For those of you that work within the system that I am condemning, I do not mean to insult; I intend to motivate. You have the power to change the incompetencies of this system. I know that you did not become a teacher or administrator to see your students bored. You cannot accept the authority of the governing bodies that tell you what to teach, how to teach it, and that you will be punished if you do not comply. Our potential is at stake.

For those of you that are now leaving this establishment, I say, do not forget what went on in these classrooms. Do not abandon those that come after you. We are the new future and we are not going to let tradition stand. We will break down the walls of corruption to let a garden of knowledge grow throughout America. Once educated properly, we will have the power to do anything, and best of all, we will only use that power for good, for we will be cultivated and wise. We will not accept anything at face value. We will ask questions, and we will demand truth.

So, here I stand. I am not standing here as valedictorian by myself. I was molded by my environment, by all of my peers who are sitting here watching me. I couldn’t have accomplished this without all of you. It was all of you who truly made me the person I am today. It was all of you who were my competition, yet my backbone. In that way, we are all valedictorians.

I am now supposed to say farewell to this institution, those who maintain it, and those who stand with me and behind me, but I hope this farewell is more of a “see you later” when we are all working together to rear a pedagogic movement. But first, let’s go get those pieces of paper that tell us that we’re smart enough to do so!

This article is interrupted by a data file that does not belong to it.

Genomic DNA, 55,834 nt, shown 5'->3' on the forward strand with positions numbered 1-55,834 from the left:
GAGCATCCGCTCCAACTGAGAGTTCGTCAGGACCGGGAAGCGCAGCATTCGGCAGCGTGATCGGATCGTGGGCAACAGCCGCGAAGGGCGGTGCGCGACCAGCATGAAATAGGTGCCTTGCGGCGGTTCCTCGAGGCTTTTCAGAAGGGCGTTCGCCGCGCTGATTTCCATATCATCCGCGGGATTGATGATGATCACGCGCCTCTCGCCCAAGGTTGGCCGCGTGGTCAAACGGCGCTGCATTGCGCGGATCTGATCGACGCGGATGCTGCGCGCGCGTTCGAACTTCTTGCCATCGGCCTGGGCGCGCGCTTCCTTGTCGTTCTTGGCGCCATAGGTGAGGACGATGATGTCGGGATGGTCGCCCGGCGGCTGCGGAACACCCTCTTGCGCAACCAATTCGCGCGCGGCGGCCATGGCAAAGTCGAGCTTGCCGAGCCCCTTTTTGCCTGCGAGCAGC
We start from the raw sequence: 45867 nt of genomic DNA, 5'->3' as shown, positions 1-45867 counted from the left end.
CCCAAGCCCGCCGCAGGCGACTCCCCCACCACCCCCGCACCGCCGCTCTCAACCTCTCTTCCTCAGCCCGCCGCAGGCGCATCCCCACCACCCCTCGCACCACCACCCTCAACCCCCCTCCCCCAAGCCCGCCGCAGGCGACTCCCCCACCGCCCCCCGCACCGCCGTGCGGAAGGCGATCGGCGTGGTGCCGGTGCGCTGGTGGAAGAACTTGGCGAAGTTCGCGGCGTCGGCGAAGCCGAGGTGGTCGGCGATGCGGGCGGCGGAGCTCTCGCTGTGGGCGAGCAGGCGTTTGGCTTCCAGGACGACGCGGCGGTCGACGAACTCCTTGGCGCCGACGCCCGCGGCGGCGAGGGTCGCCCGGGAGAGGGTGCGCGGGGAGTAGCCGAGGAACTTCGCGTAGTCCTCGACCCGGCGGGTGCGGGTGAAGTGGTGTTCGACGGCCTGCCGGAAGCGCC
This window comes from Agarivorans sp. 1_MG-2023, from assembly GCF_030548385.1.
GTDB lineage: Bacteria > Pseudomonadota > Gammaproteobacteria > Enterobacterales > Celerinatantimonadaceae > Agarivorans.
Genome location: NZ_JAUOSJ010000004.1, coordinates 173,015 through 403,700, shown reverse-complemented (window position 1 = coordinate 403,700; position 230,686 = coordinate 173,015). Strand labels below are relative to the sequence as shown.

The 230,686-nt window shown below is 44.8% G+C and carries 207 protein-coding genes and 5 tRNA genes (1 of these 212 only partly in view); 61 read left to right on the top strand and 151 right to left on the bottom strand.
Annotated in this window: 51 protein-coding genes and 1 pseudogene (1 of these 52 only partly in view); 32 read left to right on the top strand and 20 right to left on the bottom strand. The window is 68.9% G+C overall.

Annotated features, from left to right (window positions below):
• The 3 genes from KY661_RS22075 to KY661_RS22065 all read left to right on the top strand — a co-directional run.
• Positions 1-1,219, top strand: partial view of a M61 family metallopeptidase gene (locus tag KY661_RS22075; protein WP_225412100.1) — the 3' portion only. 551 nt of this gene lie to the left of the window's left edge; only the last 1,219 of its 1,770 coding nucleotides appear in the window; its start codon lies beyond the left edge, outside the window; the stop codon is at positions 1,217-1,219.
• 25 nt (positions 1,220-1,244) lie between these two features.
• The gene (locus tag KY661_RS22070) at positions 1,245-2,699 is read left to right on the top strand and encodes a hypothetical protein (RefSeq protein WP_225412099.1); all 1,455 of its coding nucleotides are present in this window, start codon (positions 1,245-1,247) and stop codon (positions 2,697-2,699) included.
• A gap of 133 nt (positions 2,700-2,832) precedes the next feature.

After reading this student’s speech, I hope that I not only prepare my students for success on state standardized tests and curriculum but also prepare them ultimately for life in a huge, bold way. I hope I convey the importance of developing outside (of school)  interests and take time to explore those interests turning them into lifelong passions. I hope that I instill a love for learning and seeking knowledge and never stifle creativity, fun, or the desire to take on new challenges in life. I totally see my niece falling into this rut. She is well behaved at school and does well on classwork and TAKS. She is a teacher’s dream but is learning her dream?

*Note: Images from PhotoXpress.com and courosa/Flickr.

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K12Online: Call for Proposals – Extended Deadline

August 25th, 2010 · No Comments · k12onlineconference

The date for submitted a proposal to present for the K12 Online Conference has been extended to August 23rd. The theme of the conference this year is ‘Cultivating the Future” and proposals can be submitted by clicking here.  Accepted proposals will be announced around the 1st of September. There are four strands to the conference and each strand has a co-convener that is responsible for overseeing presentations for that strand.  The four co-conveners are Wes Fryer, Jose Rodriguez, Maria Knee and Amanda Marrinan. Presentations can be created via a screencast, slideshow, etc. and can be no longer than 20 minutes.

More information about K12Online from the K12 Online Conference:

OVERVIEW: K12 Online 2010 will feature four “conference strands,” two each week, and include “LAN Party” live events on the Saturday following each week of the regular conference in partnership with EdTechTalk. Two presentations will be published in each strand each day, Monday through Friday, so four new presentations will be available each day over the course of the two weeks. Including the pre-conference keynote, a total of 41 presentations will be published. Each twenty minute (or less) presentation will be shared online in a downloadable and embeddable formats, and released simultaneously via the conference blog (www.k12onlineconference.org,) the conference Twitter account, and the conference audio and video podcast channels. All presentations will be archived online for posterity. If you are planning to submit a proposal, please review archived presentations from past years to determine what you might offer that is new and builds on previous work.